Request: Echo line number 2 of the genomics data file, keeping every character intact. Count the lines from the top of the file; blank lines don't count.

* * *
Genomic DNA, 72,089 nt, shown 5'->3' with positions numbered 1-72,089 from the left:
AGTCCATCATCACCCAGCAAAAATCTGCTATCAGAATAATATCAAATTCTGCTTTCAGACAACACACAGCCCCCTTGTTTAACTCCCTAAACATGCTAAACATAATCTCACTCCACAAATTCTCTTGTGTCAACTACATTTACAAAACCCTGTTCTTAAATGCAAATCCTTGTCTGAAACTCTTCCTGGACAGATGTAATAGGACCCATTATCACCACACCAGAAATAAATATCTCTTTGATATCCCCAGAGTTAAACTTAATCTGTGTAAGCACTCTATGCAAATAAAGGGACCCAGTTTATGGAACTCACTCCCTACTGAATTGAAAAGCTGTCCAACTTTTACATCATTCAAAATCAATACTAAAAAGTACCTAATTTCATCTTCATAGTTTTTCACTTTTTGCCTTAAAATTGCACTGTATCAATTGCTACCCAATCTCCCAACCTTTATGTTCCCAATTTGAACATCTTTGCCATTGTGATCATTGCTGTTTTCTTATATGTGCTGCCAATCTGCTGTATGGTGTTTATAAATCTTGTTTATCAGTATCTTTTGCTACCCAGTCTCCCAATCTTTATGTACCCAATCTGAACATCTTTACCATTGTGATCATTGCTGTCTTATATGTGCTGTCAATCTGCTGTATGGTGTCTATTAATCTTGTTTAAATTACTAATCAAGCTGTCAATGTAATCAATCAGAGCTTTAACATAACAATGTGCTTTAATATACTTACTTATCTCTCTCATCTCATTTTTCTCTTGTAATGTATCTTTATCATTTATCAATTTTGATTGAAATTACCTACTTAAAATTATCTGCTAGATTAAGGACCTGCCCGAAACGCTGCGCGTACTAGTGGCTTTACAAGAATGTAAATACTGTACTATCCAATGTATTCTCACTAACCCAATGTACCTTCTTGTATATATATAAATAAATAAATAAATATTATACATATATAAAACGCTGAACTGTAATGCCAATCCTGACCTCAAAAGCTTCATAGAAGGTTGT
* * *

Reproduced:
AGTCCATCATCACCCAGCAAAAATCTGCTATCAGAATAATATCAAATTCTGCTTTCAGACAACACACAGCCCCCTTGTTTAACTCCCTAAACATGCTAAACATAATCTCACTCCACAAATTCTCTTGTGTCAACTACATTTACAAAACCCTGTTCTTAAATGCAAATCCTTGTCTGAAACTCTTCCTGGACAGATGTAATAGGACCCATTATCACCACACCAGAAATAAATATCTCTTTGATATCCCCAGAGTTAAACTTAATCTGTGTAAGCACTCTATGCAAATAAAGGGACCCAGTTTATGGAACTCACTCCCTACTGAATTGAAAAGCTGTCCAACTTTTACATCATTCAAAATCAATACTAAAAAGTACCTAATTTCATCTTCATAGTTTTTCACTTTTTGCCTTAAAATTGCACTGTATCAATTGCTACCCAATCTCCCAACCTTTATGTTCCCAATTTGAACATCTTTGCCATTGTGATCATTGCTGTTTTCTTATATGTGCTGCCAATCTGCTGTATGGTGTTTATAAATCTTGTTTATCAGTATCTTTTGCTACCCAGTCTCCCAATCTTTATGTACCCAATCTGAACATCTTTACCATTGTGATCATTGCTGTCTTATATGTGCTGTCAATCTGCTGTATGGTGTCTATTAATCTTGTTTAAATTACTAATCAAGCTGTCAATGTAATCAATCAGAGCTTTAACATAACAATGTGCTTTAATATACTTACTTATCTCTCTCATCTCATTTTTCTCTTGTAATGTATCTTTATCATTTATCAATTTTGATTGAAATTACCTACTTAAAATTATCTGCTAGATTAAGGACCTGCCCGAAACGCTGCGCGTACTAGTGGCTTTACAAGAATGTAAATACTGTACTATCCAATGTATTCTCACTAACCCAATGTACCTTCTTGTATATATATAAATAAATAAATAAATATTATACATATATAAAACGCTGAACTGTAATGCCAATCCTGACCTCAAAAGCTTCATAGAAGGTTGT